Lucky Numbers

Every number has a special significance and according to ancient astrologers and numerologists, every person has a lucky number. In general, odd numbers are considered luckier than even ones. Our ancestors who developed the idea of lucky numbers didn’t all agree on how to arrive at one, though. Some said that you should add up only the vowels in your first name. Others said the consonants held the key. And still others were convinced that you should add up all the letters of your name plus your birthday. Nearly all numerologists agree with the rule set down by the Greek mathematician Pythagoras in the 6th century. There are only nine numbers, he said. All the rest are simply multiples and therefore repetitious.
One simple way of finding your own lucky number is by adding 1. The day of the month you were born 2. The number of the month 3. The number of the year. The sum of those numbers added together is a widely accepted key to your lucky number. For example, someone born on May 24, 1960, would add 5+24+1960. Then the result, 1989, is added again: 1+9+8+9 to arrive at the number 27. Add 2+7, which equals 9 as your lucky number. If your number equals to 10 or any other two-digit number, then reduce this number to a single digit by adding the two numbers: 1+0=1 as your lucky number. Below will be helpful to understand the historical significance of numbers:

ONE ~ As a symbol of beginnings, the number one is assigned to the sun. People whose lucky number it is, including anyone born under the sign of Taurus, will find the 1st and 10th of any month a fortunate time to begin new ventures.

TWO ~ Almost anyone with the lucky number two is likely to have a dual personality. They may also have psychic powers. The ancient Egyptians often carved lucky amulets in the shape of two fingers. They also frequently wore two feathers in their headgear, one signifying honest and the other a symbol of knowledge. With two as your special number, your lucky days are likely to be the 2nd, 11th, or 20th of the month. Two is also a lucky number for persons born under the astrological signs of Cancer or Taurus.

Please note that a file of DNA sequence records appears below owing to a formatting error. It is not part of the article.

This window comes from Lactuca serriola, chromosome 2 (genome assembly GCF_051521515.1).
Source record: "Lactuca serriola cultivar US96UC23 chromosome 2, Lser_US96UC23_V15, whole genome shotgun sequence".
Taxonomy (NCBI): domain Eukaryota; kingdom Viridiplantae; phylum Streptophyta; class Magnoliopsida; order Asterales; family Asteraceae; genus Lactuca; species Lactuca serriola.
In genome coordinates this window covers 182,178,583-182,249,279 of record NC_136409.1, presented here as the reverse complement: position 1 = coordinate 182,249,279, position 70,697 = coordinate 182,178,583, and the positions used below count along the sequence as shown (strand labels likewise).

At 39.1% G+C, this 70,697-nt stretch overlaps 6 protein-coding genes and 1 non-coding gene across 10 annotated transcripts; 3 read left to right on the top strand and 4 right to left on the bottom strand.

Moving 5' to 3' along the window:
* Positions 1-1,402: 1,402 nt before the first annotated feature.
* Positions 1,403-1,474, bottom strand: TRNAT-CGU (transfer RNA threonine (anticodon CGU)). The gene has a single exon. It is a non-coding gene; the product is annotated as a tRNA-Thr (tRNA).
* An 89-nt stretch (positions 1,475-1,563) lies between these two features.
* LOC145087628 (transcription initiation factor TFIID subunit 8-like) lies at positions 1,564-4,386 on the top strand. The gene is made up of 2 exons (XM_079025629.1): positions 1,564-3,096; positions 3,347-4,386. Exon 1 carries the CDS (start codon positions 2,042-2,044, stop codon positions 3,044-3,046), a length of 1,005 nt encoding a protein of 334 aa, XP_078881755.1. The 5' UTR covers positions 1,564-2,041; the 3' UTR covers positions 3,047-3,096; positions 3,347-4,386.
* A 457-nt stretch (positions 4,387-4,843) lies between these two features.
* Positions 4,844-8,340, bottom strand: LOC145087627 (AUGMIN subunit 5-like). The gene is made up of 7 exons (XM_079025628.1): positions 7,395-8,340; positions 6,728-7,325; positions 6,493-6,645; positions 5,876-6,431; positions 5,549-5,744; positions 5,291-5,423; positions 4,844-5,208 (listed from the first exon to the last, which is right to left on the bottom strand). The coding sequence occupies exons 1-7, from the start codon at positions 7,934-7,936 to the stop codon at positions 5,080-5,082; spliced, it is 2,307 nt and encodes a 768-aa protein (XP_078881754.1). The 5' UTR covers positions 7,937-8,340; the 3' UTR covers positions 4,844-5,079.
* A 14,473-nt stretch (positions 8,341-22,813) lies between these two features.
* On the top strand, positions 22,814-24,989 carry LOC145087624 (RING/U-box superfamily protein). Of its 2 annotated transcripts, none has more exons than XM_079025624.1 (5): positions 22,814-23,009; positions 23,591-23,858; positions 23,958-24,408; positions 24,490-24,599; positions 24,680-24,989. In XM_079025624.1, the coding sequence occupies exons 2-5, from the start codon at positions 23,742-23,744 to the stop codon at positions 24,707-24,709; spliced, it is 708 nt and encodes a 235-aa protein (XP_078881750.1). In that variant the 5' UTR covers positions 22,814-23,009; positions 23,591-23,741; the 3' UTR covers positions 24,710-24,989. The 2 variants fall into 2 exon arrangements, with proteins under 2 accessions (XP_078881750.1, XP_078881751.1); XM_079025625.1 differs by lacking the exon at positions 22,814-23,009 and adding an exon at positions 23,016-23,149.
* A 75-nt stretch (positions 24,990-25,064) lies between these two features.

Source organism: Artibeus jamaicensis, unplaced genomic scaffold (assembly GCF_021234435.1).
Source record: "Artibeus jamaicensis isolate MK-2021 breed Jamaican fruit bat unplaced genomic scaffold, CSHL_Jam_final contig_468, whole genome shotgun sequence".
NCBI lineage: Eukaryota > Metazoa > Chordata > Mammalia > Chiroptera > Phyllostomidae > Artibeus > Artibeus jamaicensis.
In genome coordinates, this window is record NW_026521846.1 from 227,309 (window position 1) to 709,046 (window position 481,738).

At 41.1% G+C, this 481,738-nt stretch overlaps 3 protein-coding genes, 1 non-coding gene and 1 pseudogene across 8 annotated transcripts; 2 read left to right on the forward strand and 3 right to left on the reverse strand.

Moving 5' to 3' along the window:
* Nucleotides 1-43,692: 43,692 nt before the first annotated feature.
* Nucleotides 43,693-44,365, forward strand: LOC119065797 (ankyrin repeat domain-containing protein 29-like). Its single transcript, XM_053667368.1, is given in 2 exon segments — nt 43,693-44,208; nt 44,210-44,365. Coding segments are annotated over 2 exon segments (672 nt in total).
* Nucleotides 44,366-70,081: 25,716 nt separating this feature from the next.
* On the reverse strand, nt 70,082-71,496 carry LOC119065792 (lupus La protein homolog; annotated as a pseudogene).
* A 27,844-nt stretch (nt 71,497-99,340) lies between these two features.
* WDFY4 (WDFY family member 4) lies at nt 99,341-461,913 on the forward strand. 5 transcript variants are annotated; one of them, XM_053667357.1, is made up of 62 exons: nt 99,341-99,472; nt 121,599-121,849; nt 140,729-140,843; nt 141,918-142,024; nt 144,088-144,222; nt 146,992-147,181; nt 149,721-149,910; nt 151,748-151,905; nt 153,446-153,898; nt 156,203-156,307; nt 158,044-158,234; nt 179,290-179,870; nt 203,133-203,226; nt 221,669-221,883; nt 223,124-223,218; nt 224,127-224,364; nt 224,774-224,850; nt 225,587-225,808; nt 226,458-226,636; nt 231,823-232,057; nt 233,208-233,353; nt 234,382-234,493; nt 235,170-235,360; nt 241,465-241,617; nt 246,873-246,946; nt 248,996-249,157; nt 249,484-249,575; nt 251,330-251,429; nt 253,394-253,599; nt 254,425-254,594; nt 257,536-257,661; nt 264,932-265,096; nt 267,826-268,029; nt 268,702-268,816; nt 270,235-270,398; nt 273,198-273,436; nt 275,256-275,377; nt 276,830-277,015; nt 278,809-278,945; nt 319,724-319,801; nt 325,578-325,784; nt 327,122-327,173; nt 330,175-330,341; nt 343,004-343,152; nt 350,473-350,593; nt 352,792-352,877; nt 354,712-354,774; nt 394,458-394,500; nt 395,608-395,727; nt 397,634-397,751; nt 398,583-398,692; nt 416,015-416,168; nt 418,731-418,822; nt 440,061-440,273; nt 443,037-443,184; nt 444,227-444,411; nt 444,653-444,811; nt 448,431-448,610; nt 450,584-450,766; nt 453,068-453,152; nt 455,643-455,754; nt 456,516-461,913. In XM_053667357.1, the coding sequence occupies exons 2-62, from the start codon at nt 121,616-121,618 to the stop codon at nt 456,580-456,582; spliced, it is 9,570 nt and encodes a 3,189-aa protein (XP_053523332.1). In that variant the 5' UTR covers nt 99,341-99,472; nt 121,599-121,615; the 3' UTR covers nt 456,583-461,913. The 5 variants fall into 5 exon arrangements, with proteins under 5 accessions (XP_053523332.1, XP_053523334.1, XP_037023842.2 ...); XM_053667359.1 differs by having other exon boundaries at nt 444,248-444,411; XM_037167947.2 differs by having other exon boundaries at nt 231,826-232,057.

THREE ~ Almost every religion has regarded three as a sacred and mystical number. It is also a lucky number for persons born under the signs of Cancer, Capricorn, Gemini, and Scorpio. The Egyptians worshiped the trinity of father, mother, and child. The Druids of ancient Britain considered three the number of their unknown, all-powerful god. Buddhists worship Buddha, his word, and his church as three in one. They also strive to attain three virtues: endurance, courage, and obedience. Christians regard God as the Trinity: Father, Son, and Holy Spirit. The Romans wore rings engraved with three ravens to bring them luck in love. Gypsies, who also believe in the power of the number three, believe that if a dream comes three times, it will certainly come true. If three is your own lucky number, your lucky days are the 3rd, 12th and 30th of the month.

FOUR ~ Four was considered sacred to Horus, the sun god of ancient Egypt, to Baal, the supreme god of the Babylonians, and to the sun itself. For all these reasons, four is regarded as one of the luckiest of lucky numbers. This is the only exception to the belief that odd numbers bring more luck than even ones. People with four as their number are likely to become powerful and successful. This includes those born under the signs of Aquarius, Gemini, and Virgo. Their lucky days are the 4th, 13th, 22nd, and 31st of the month. Sundays, no matter what the date, are also lucky.